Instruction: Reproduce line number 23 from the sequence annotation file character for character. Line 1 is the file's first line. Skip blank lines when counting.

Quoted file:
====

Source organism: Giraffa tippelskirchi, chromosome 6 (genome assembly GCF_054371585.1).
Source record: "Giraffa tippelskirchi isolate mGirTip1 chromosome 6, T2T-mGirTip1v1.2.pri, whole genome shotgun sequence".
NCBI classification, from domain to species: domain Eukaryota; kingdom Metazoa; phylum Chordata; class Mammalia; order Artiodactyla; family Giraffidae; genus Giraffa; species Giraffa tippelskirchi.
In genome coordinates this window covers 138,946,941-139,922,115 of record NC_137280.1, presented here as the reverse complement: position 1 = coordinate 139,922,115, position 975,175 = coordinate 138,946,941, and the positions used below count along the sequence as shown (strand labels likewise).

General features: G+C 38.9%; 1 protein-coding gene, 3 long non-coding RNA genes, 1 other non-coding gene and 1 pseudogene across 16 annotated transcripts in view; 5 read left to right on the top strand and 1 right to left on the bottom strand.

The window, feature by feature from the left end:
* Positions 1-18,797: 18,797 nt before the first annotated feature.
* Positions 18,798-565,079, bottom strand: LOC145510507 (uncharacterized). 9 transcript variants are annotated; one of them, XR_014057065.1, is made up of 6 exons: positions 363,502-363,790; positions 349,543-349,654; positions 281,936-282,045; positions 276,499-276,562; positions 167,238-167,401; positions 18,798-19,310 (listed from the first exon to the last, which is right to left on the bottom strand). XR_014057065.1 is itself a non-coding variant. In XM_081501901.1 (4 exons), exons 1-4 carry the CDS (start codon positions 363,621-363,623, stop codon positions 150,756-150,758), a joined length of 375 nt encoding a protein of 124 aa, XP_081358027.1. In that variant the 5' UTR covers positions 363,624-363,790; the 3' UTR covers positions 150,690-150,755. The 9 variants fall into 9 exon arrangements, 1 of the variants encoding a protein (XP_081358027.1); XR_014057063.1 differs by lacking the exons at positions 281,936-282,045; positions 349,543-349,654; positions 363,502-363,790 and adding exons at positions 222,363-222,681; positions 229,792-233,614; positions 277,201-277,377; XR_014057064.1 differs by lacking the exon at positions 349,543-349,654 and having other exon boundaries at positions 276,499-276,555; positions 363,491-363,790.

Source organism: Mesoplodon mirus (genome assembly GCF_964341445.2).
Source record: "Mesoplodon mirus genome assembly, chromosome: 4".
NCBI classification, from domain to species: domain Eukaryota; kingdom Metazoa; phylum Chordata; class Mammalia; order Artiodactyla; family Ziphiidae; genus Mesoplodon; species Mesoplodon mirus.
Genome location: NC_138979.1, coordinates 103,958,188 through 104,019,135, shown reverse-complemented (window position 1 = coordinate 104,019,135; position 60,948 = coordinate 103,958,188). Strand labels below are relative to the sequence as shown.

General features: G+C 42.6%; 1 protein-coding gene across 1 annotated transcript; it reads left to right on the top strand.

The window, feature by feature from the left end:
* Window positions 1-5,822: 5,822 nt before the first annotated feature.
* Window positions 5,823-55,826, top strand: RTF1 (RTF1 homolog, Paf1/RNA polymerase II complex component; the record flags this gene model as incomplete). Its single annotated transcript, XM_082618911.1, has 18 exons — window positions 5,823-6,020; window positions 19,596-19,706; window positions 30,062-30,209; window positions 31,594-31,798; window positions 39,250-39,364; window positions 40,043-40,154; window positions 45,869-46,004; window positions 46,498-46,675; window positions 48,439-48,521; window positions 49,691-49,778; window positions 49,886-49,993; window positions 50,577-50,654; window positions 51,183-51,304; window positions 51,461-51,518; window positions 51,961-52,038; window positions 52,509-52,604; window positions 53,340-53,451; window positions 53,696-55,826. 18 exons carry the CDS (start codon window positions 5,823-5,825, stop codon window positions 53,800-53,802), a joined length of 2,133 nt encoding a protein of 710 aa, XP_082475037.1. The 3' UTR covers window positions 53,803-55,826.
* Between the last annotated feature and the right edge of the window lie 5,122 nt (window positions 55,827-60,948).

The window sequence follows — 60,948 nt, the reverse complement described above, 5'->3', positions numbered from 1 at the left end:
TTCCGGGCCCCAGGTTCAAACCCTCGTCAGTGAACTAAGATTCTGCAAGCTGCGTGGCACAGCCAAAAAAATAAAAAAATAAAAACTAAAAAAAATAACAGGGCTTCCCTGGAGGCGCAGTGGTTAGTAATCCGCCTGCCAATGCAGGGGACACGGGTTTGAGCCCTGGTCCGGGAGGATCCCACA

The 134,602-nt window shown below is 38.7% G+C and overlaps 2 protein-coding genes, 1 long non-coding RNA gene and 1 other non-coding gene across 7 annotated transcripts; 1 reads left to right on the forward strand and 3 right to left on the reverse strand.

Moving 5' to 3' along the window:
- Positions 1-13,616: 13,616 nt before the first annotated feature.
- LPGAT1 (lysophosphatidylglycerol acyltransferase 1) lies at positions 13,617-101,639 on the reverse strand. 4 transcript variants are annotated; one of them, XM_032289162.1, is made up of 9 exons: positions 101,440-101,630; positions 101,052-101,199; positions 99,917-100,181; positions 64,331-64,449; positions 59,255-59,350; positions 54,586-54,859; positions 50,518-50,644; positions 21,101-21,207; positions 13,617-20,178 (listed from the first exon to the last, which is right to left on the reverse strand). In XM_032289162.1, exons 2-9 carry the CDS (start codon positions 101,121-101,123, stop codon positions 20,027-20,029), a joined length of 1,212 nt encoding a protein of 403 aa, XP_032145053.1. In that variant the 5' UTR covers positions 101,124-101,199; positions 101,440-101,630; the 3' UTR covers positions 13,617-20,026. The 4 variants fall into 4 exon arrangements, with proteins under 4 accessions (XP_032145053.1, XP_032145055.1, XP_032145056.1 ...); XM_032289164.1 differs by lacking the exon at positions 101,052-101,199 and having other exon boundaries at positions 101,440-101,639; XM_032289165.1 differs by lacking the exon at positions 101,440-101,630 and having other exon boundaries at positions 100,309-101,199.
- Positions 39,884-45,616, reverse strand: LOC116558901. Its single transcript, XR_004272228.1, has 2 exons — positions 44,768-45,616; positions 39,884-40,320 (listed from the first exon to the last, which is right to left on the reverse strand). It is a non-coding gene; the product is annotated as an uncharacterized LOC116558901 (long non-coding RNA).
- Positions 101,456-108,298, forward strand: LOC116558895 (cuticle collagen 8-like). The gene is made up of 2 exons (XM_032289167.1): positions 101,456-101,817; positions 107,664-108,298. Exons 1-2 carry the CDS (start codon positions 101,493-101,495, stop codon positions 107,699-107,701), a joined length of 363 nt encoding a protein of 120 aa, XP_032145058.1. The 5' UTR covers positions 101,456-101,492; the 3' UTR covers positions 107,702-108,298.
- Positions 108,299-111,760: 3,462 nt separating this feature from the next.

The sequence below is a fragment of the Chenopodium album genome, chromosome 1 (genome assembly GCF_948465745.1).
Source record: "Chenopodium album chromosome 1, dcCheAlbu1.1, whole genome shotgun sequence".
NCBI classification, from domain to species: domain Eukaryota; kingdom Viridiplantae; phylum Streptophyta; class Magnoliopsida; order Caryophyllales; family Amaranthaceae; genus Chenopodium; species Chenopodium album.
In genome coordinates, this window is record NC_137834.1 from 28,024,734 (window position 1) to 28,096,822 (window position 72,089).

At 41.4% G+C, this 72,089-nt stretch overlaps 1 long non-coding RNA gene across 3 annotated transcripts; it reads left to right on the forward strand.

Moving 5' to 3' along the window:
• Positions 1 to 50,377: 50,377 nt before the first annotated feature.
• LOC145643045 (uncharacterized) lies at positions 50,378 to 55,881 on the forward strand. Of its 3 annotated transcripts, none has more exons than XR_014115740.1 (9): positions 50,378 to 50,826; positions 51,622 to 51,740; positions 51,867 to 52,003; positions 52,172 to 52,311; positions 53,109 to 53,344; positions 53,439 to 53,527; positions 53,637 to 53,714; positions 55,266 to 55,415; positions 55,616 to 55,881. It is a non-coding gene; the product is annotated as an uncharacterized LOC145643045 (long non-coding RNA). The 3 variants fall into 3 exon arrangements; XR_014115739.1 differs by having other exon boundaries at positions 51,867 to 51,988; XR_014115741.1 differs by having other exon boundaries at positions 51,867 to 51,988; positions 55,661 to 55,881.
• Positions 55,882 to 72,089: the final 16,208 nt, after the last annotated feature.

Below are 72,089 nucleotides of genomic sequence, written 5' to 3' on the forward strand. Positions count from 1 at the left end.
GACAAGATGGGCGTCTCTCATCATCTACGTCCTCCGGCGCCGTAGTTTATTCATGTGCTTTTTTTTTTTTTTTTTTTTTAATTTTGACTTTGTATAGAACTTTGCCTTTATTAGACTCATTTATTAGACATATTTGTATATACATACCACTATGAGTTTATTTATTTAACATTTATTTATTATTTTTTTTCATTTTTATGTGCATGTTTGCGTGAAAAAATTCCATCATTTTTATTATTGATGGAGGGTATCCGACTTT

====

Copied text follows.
- LPGAT1 (lysophosphatidylglycerol acyltransferase 1) lies at positions 13,617-101,639 on the reverse strand. 4 transcript variants are annotated; one of them, XM_032289162.1, is made up of 9 exons: positions 101,440-101,630; positions 101,052-101,199; positions 99,917-100,181; positions 64,331-64,449; positions 59,255-59,350; positions 54,586-54,859; positions 50,518-50,644; positions 21,101-21,207; positions 13,617-20,178 (listed from the first exon to the last, which is right to left on the reverse strand). In XM_032289162.1, exons 2-9 carry the CDS (start codon positions 101,121-101,123, stop codon positions 20,027-20,029), a joined length of 1,212 nt encoding a protein of 403 aa, XP_032145053.1. In that variant the 5' UTR covers positions 101,124-101,199; positions 101,440-101,630; the 3' UTR covers positions 13,617-20,026. The 4 variants fall into 4 exon arrangements, with proteins under 4 accessions (XP_032145053.1, XP_032145055.1, XP_032145056.1 ...); XM_032289164.1 differs by lacking the exon at positions 101,052-101,199 and having other exon boundaries at positions 101,440-101,639; XM_032289165.1 differs by lacking the exon at positions 101,440-101,630 and having other exon boundaries at positions 100,309-101,199.